I’ve been struggling to put my finger on just what it is about how Politico handled the Herman Cain allegations that I find so offensive.
Michael Walsh has a good explanation, Return of the Whipsaw, which starts and ends as such:
First, posit the existence of a “story” as defined by Politico’s editors — doesn’t matter whether it’s true, relevant, or even recent. Actions that may have been acceptable, or at least non-actionable, in the past, no matter how long ago, can be re-framed in the context of current “morality,” and thus employed as handy blunt objects, journalistically speaking….
Fourth, watch with pleasure as the victim’s allies edge away from him (after all, it’s not the truth that matters, it’s the seriousness of the charge), and he starts to founder, the latest victim of the scorpion’s bite.
I’ll use a different example from my own career, having been a plaintiffs’ employment lawyer in the securities industry.
A good way to ruin a departing broker is to create customer complaints which go on the broker’s record and create hiring and licensing problems. So what the firm does is start calling customers and asking questions like “were you happy with Joe,” or “did you have any problems with Joe,” or “did Joe ever make any transactions without calling you first,” and so on and so on. Out of hundreds of clients, some percentage will be unhappy and start complaining, and then those complaints get entered into the system, and voilà, an otherwise clean broker now has 5-10 hits on his record, no one will hire him, and the regulators hold up his license transfer.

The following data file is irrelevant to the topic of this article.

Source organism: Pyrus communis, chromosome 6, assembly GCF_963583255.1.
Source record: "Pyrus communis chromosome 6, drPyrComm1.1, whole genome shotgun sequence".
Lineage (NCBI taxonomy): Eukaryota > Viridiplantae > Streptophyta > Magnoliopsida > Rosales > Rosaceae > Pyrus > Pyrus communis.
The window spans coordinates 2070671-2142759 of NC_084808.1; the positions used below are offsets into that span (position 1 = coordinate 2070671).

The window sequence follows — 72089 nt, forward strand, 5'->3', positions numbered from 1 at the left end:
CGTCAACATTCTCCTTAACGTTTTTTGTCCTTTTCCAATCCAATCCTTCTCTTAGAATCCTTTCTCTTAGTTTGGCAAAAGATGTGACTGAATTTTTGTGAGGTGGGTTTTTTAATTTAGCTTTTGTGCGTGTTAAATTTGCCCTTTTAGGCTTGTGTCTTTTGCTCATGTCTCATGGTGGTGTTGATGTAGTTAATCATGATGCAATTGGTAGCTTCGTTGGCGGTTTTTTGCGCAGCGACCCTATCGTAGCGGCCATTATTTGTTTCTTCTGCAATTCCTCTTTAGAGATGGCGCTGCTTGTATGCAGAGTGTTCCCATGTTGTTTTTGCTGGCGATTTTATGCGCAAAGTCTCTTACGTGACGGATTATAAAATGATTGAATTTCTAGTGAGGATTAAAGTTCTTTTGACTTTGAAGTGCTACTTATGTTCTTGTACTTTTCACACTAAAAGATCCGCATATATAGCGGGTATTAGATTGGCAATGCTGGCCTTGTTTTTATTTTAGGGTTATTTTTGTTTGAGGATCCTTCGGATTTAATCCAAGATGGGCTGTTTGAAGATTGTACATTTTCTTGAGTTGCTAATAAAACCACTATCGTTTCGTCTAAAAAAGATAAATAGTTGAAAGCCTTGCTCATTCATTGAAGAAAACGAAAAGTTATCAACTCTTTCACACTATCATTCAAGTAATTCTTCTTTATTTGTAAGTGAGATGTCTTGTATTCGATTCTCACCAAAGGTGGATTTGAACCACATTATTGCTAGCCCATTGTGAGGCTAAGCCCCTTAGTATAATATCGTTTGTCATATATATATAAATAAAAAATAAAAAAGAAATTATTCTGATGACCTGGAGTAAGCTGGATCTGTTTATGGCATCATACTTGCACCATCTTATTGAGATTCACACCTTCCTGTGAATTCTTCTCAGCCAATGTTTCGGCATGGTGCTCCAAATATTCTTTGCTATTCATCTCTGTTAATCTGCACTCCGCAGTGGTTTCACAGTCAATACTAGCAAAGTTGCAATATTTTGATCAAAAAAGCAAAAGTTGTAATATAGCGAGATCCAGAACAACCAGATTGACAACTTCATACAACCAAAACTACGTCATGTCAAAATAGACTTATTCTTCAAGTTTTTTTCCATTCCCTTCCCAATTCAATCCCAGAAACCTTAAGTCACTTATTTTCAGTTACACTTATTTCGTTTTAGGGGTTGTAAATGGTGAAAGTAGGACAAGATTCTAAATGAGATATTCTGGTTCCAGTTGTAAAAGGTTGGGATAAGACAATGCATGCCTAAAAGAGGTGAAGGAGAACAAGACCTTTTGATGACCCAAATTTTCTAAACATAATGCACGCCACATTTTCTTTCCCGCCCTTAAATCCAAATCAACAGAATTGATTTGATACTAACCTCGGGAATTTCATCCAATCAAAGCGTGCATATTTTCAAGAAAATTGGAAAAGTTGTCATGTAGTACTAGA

And that pretty much is what Politico did to Herman Cain. The original thinly attributed and fairly vague article was an attempt to smoke out people who had a gripe about Cain, to create complaints from people who never before complained.
Now Cain isn’t fighting just the two people who complained at the time, but a diffuse group of ever expanding complainers who gain strength from numbers. The volume of complaints is what now matters, as they will tie up the candidate and slowly drag down the campaign.
It’s not the sort of thing honorable employers do to departing employees, or honorable journalists do to a candidate.